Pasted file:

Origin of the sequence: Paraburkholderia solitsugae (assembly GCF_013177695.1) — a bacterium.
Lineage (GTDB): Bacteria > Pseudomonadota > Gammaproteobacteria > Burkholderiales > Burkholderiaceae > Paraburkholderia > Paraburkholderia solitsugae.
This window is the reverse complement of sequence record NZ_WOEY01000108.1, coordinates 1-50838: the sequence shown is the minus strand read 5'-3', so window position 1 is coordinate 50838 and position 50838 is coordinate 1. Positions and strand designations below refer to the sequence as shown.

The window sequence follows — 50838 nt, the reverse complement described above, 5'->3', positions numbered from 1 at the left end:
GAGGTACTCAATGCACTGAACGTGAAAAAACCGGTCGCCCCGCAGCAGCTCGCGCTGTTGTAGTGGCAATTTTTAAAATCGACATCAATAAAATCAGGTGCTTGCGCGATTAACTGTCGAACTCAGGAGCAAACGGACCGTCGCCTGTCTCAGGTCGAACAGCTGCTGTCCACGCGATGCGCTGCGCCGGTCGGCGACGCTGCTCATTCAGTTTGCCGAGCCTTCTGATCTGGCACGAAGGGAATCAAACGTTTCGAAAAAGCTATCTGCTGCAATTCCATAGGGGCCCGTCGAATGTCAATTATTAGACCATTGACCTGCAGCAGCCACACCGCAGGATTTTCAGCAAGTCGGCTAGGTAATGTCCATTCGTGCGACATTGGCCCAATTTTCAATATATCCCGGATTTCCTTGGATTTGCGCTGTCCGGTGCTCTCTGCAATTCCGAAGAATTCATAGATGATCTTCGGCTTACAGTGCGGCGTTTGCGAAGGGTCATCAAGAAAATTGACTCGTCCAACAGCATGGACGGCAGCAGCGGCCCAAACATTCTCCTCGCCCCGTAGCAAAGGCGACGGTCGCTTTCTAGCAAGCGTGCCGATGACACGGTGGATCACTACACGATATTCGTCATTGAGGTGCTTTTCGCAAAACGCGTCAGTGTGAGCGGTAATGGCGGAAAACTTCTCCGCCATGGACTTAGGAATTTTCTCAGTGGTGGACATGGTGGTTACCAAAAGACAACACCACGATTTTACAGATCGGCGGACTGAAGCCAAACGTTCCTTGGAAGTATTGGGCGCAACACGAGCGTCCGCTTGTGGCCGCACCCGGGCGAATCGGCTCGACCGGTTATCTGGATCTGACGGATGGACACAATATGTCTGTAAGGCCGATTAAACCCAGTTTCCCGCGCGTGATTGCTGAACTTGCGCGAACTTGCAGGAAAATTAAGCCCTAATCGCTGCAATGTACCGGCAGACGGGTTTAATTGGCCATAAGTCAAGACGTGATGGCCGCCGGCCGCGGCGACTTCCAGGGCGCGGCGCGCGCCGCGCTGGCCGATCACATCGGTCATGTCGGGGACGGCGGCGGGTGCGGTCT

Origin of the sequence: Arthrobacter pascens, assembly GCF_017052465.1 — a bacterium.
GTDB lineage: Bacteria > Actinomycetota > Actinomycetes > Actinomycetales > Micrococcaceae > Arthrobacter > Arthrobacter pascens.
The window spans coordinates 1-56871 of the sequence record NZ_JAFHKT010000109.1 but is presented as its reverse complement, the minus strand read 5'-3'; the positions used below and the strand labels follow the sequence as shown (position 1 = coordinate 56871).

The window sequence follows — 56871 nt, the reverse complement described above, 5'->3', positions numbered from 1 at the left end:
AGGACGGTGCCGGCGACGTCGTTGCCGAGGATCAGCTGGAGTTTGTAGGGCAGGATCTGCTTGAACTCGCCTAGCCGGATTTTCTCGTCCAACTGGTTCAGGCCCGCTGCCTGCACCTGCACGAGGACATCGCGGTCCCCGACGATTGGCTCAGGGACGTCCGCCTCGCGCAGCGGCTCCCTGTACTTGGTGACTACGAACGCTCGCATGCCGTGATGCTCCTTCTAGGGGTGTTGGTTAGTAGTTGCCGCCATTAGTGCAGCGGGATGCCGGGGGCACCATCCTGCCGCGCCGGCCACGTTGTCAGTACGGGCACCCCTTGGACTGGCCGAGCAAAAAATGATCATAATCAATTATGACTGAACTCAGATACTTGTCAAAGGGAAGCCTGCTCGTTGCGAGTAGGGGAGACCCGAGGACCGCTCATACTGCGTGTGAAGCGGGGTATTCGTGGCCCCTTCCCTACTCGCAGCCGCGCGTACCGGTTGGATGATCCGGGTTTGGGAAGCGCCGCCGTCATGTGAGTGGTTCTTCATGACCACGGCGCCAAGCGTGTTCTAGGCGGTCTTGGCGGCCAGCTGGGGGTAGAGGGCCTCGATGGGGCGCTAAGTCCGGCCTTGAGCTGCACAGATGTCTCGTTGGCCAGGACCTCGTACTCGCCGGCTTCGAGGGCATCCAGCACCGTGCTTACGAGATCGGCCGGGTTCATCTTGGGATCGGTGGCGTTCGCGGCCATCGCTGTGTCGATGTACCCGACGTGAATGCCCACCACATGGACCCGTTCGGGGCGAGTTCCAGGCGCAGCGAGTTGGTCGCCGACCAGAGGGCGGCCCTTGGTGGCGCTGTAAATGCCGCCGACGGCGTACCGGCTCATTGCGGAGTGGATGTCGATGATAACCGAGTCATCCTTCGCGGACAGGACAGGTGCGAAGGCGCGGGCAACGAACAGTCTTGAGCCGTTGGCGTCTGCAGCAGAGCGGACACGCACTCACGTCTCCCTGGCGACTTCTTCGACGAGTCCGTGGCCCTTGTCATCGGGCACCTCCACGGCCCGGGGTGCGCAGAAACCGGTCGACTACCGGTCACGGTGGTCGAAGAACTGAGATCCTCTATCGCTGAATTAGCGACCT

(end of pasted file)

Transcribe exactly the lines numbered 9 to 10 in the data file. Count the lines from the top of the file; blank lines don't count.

The window sequence follows — 56871 nt, the reverse complement described above, 5'->3', positions numbered from 1 at the left end:
AGGACGGTGCCGGCGACGTCGTTGCCGAGGATCAGCTGGAGTTTGTAGGGCAGGATCTGCTTGAACTCGCCTAGCCGGATTTTCTCGTCCAACTGGTTCAGGCCCGCTGCCTGCACCTGCACGAGGACATCGCGGTCCCCGACGATTGGCTCAGGGACGTCCGCCTCGCGCAGCGGCTCCCTGTACTTGGTGACTACGAACGCTCGCATGCCGTGATGCTCCTTCTAGGGGTGTTGGTTAGTAGTTGCCGCCATTAGTGCAGCGGGATGCCGGGGGCACCATCCTGCCGCGCCGGCCACGTTGTCAGTACGGGCACCCCTTGGACTGGCCGAGCAAAAAATGATCATAATCAATTATGACTGAACTCAGATACTTGTCAAAGGGAAGCCTGCTCGTTGCGAGTAGGGGAGACCCGAGGACCGCTCATACTGCGTGTGAAGCGGGGTATTCGTGGCCCCTTCCCTACTCGCAGCCGCGCGTACCGGTTGGATGATCCGGGTTTGGGAAGCGCCGCCGTCATGTGAGTGGTTCTTCATGACCACGGCGCCAAGCGTGTTCTAGGCGGTCTTGGCGGCCAGCTGGGGGTAGAGGGCCTCGATGGGGCGCTAAGTCCGGCCTTGAGCTGCACAGATGTCTCGTTGGCCAGGACCTCGTACTCGCCGGCTTCGAGGGCATCCAGCACCGTGCTTACGAGATCGGCCGGGTTCATCTTGGGATCGGTGGCGTTCGCGGCCATCGCTGTGTCGATGTACCCGACGTGAATGCCCACCACATGGACCCGTTCGGGGCGAGTTCCAGGCGCAGCGAGTTGGTCGCCGACCAGAGGGCGGCCCTTGGTGGCGCTGTAAATGCCGCCGACGGCGTACCGGCTCATTGCGGAGTGGATGTCGATGATAACCGAGTCATCCTTCGCGGACAGGACAGGTGCGAAGGCGCGGGCAACGAACAGTCTTGAGCCGTTGGCGTCTGCAGCAGAGCGGACACGCACTCACGTCTCCCTGGCGACTTCTTCGACGAGTCCGTGGCCCTTGTCATCGGGCACCTCCACGGCCCGGGGTGCGCAGAAACCGGTCGACTACCGGTCACGGTGGTCGAAGAACTGAGATCCTCTATCGCTGAATTAGCGACCT